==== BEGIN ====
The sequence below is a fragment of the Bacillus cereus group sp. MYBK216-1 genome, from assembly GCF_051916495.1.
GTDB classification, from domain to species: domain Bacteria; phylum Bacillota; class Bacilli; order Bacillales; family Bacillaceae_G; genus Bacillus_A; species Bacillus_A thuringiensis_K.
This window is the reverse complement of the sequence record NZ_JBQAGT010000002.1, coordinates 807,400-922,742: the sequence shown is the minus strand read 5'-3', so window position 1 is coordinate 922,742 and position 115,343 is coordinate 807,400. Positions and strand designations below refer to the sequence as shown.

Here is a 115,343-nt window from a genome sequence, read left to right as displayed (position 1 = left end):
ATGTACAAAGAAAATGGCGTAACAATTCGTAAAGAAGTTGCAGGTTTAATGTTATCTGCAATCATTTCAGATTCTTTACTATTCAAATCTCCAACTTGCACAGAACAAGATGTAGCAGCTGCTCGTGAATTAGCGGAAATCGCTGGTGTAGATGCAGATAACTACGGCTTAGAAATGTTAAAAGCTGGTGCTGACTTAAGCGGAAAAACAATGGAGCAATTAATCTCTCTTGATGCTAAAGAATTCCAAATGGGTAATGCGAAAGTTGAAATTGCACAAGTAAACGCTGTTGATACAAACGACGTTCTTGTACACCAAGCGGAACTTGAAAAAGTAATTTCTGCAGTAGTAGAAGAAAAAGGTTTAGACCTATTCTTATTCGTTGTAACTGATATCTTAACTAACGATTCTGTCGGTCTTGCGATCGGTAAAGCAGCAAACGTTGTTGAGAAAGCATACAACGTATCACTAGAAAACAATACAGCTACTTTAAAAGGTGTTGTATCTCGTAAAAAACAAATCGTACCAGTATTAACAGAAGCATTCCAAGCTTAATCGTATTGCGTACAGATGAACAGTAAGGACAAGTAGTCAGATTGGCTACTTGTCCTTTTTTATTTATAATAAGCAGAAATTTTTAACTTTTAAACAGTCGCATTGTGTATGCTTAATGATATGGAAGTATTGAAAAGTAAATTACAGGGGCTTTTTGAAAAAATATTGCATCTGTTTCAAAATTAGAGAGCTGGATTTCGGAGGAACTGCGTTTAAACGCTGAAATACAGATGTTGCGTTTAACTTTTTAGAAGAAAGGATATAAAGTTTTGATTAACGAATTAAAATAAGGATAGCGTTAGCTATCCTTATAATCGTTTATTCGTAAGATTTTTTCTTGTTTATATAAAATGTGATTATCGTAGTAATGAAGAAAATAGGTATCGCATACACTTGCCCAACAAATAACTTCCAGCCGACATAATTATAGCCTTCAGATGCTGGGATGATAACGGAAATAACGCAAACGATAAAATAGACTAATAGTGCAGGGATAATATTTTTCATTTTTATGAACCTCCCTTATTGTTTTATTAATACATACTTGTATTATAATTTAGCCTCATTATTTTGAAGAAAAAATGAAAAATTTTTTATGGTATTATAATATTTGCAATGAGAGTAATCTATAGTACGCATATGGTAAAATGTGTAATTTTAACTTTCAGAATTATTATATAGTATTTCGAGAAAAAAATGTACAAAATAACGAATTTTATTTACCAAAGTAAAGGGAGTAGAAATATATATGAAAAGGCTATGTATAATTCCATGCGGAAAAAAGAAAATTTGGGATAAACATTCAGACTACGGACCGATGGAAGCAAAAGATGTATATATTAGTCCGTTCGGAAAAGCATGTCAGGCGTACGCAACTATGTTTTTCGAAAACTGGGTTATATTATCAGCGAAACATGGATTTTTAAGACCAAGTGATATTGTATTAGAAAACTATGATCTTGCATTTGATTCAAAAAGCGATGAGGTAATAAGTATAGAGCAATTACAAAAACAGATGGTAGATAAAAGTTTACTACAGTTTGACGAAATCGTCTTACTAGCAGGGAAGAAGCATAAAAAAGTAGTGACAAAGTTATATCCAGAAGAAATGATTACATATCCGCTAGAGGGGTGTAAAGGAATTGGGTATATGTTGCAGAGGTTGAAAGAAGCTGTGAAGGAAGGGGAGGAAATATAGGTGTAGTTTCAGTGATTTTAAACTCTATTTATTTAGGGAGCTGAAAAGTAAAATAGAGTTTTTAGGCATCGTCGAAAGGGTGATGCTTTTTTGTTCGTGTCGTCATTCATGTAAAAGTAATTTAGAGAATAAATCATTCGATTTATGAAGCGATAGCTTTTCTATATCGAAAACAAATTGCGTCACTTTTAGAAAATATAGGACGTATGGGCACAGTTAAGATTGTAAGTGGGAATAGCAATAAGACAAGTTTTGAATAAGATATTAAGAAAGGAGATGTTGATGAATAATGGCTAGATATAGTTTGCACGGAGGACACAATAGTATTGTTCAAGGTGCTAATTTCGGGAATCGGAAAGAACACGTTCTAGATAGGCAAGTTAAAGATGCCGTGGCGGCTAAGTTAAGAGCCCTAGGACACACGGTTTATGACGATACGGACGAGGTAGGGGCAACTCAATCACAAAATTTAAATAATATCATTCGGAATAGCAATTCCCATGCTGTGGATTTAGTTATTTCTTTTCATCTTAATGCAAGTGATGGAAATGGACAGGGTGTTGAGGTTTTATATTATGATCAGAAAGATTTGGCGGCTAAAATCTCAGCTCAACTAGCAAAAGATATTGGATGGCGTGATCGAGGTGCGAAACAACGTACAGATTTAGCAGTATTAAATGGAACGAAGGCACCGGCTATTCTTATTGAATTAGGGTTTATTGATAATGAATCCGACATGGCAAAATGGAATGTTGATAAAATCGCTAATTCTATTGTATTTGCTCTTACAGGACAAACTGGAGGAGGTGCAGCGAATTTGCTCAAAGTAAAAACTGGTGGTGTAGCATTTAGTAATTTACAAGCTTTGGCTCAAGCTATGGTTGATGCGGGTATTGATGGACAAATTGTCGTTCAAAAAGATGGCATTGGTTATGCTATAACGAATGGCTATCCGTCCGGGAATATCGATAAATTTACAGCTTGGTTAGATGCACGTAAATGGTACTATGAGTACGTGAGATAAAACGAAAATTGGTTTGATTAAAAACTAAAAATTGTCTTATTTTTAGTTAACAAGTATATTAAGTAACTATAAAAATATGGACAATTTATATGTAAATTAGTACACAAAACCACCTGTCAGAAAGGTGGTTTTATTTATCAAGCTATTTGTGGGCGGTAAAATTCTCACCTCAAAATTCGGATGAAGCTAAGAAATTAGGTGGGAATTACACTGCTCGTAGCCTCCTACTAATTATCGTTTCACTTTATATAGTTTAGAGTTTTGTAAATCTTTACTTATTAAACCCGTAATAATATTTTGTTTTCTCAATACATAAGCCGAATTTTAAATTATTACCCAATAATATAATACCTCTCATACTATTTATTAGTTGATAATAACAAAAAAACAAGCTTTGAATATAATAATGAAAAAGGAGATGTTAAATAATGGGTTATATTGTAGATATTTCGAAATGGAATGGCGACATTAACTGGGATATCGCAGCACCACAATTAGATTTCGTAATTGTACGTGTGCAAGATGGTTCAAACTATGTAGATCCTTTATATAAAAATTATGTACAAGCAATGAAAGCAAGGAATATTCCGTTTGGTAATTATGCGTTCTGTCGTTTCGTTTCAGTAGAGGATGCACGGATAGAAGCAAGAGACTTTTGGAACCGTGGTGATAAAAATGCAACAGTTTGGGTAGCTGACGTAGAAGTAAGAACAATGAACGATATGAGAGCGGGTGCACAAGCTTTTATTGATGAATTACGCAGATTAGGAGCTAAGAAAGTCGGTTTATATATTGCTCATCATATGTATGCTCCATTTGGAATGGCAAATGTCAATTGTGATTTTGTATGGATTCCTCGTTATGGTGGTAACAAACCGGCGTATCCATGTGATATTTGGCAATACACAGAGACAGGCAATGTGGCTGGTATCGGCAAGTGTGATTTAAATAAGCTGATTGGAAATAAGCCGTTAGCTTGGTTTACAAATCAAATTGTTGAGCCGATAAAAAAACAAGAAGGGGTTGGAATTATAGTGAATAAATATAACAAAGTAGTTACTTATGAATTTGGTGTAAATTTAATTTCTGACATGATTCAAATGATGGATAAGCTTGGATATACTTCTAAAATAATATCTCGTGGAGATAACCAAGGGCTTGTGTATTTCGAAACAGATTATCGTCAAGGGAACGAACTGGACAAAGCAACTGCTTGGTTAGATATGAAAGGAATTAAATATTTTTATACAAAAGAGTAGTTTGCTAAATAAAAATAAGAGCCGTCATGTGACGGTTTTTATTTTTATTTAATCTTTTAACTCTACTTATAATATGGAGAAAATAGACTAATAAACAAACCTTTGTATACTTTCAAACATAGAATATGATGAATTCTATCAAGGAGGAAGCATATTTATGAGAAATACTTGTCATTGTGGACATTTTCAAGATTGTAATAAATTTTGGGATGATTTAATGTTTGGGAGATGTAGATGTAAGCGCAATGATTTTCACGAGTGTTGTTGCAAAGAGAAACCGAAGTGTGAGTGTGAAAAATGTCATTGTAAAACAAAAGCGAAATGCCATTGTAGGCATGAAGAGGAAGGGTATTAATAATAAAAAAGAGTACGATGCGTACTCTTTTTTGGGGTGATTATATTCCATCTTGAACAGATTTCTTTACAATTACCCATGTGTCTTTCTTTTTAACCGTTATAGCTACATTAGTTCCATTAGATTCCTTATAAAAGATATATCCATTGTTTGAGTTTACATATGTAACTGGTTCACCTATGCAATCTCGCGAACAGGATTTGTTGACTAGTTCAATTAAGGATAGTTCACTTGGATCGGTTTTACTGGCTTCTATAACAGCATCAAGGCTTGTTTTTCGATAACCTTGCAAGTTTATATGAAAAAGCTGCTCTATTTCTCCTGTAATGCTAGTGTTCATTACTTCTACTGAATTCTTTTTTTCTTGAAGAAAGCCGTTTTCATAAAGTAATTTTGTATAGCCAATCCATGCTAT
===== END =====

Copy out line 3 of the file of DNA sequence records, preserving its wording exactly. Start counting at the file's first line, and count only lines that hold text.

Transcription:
This window is the reverse complement of the sequence record NZ_JBQAGT010000002.1, coordinates 807,400-922,742: the sequence shown is the minus strand read 5'-3', so window position 1 is coordinate 922,742 and position 115,343 is coordinate 807,400. Positions and strand designations below refer to the sequence as shown.